Bat for Lashes put in a commendable turn (though due to Kraftwerk I admittedly didn’t catch too much of it). Nicolas Jaar provided some real electronica for the crowds while Baauer started off the US invasion of Sonar Club, continued by my highlight of the weekend, Major Lazer. I didn’t know what to expect from them, so the full on party vibe, complete with vuvazelas being thrown out into the crowd, and a spot of zorbing over them at one stage provided a real carnival vibe, which the crowd lapped up.
Two Door Cinema Club (pic) broke up the US dominance for me, with a trip over to the Sonar Pub stage providing good time vibes from a very British perspective.
A trip back over to the club stage provided another heavy hitter. This time Skrillex (pic) – appearing in his own spacecraft – provided the EDM, and the crowd were in a frenzy – another thoroughly enjoyable set, with some real wow factor again.
The time was now 5am, but I was determined to combat fatigue in order to see two more legends at work, and so first up was Derrick May, followed by one of my previous highlights, Richie Hawtin – both masters of the turntables in their own way. An amazing night was finished, and a trip home was on the cards – after all I’d be up again in about 4 hours…
…should have made that 3 hours, as on the way to the exit I couldn’t resist staying a little longer than I should have at Diplo’s set, the culmination of the American takeover of Sonar Club. I had to pronounce it a resounding success, and the American resurgence of interest in dance music is in rude health.
I was a bit bleary-eyed, but it was back into action. For me, this was the most eclectic day, and some of the most interesting acts of the festival performed – Fatima Al Qadiri brought some exotic vibes through her DJ set, then it was Beardyman who made all his music live through sampling and effecting his voice. A trip to Sonar Hall provided a very fantasy futuristic stage set from Jackson and His Computer Band, then a trip back Sonar Complex for Dinos Chapman, the artist turned Aphex Twin-alike electronic musician. A little sun and Mary Anne Hobbs DJ-ing before heading off into the fading light.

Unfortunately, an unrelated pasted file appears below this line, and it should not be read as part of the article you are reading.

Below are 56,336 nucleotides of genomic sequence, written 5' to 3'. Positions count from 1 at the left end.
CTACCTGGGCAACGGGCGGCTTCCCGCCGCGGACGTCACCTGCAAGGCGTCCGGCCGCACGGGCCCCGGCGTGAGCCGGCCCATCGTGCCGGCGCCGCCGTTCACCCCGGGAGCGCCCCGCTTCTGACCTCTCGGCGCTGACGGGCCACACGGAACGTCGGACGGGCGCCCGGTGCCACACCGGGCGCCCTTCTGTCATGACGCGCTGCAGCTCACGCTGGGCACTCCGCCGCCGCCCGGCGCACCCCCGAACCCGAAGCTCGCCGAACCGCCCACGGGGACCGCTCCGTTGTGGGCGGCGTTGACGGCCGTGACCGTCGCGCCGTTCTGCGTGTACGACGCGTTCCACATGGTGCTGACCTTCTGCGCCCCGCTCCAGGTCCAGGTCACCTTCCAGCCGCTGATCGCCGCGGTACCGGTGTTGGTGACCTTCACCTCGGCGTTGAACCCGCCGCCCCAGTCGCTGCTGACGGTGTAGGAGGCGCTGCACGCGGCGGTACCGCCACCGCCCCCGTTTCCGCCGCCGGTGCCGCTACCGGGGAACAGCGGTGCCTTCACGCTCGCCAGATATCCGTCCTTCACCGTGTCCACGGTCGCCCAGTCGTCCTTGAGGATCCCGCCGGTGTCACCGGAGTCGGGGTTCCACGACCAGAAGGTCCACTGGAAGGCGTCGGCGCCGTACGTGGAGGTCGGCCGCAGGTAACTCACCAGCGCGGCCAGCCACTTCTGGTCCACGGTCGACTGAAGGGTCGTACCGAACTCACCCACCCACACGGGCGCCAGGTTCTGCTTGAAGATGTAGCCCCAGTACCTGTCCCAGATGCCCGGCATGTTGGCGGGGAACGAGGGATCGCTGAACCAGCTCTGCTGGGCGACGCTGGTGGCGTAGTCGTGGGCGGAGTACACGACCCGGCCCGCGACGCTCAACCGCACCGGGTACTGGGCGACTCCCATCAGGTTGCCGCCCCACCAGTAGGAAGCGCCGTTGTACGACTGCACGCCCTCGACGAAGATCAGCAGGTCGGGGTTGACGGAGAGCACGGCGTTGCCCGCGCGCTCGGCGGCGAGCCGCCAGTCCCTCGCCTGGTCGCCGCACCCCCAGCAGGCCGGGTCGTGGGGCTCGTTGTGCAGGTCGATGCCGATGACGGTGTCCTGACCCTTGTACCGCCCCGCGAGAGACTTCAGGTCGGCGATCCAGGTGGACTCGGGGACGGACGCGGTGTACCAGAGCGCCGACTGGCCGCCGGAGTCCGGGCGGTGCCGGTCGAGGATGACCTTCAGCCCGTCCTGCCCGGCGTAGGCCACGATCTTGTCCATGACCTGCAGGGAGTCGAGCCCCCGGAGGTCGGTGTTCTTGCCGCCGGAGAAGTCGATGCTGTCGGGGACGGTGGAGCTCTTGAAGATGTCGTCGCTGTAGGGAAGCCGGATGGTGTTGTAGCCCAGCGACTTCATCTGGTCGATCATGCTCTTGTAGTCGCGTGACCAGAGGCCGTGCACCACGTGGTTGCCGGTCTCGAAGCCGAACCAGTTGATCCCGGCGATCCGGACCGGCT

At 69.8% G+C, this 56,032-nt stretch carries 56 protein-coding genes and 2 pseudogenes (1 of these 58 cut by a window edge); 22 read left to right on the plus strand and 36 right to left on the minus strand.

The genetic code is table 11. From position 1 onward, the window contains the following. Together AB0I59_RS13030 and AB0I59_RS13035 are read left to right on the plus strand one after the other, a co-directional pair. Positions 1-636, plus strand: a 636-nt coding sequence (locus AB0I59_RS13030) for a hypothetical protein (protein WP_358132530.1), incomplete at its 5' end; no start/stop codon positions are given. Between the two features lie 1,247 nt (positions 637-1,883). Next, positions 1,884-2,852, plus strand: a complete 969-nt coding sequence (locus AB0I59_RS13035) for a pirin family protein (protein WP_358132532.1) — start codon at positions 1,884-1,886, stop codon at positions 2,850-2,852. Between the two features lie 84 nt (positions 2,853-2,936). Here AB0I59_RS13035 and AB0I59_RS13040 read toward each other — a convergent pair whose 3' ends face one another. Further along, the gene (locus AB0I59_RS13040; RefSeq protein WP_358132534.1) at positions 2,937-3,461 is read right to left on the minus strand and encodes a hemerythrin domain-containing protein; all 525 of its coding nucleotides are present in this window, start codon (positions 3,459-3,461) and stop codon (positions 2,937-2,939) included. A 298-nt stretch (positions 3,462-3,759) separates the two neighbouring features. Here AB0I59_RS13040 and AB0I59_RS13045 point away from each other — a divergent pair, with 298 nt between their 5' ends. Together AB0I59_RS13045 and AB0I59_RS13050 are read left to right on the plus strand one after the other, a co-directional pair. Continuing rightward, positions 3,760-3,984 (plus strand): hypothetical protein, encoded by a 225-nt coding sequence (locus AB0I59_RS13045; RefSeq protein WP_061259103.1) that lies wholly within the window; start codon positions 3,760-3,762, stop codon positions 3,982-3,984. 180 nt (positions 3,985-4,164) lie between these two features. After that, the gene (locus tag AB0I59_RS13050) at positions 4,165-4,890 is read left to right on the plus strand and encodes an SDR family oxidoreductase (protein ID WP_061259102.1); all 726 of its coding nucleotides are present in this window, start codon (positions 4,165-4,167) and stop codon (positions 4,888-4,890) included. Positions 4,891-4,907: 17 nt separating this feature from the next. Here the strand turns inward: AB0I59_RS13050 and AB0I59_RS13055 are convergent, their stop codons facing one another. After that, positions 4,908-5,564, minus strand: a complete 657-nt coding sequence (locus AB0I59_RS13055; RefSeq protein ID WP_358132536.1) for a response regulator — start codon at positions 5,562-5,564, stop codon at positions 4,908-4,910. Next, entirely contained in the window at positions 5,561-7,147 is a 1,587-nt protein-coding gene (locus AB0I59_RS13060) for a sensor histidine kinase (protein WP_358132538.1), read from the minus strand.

Pet Shop Boys (pic). The best set of the weekend? Well, not quite – but it was certainly up there – with a strong mix of new tracks and old, and a crowd who were more than up for the chameleon pop band up on stage. It was a triumph for theatrical stage sets, and Sonar Club provided the perfect setting for a Pet Shop Boys show. So why not the best set then? Well, if I’m honest it is more to do with the music itself – when a Pet Shop Boys track sticks to you, it sticks for good, and some of the newer material doesn’t. Anyway, time for a rest… I toddle off to find a bean bag to sit on as I prepare for the final onslaught.
An hour later I’m back in action again, this time it’s 2ManyDJ’s – who were amazing, what they can’t mix into a track isn’t worth putting in.
A practical sprint across the sprawling aircraft hangar that is Sonar by Night took me to Justice (pic), with a DJ set that filled Sonar Pub to the rafters. It was Sonar Pub that had the edge tonight, though Sonar Car, the stage set up with bumper cars at its heart, featured a little during these sets, thanks to a 50 Weapons showcase. Back with the Sonar Pub; following Justice we had Skream, and after Skream we had Laurent Garnier, and after Laurent Garnier we had… well, daylight. So no sooner had it begun than it was over, as always in a blur of sight and sounds.
I left stumbling into the bright sunlight – tense from the walking (and dancing) on weary limbs across two massive complexes. Disorientated from looking into the bright Barcelona sky and wondering how to get home, then how I could sleep and how I could process everything I had just seen and heard, and that feeling of regret – why didn’t I stay longer at that stage, why didn’t I catch the end of that set, why didn’t I see that set at all? Sonar, thanks for giving me choices, and shaping my musical tastes for another year.
I love you for it.
All photos except for Kraftwerk audience and Pet Shop Boys by: Mike Whyte (Release)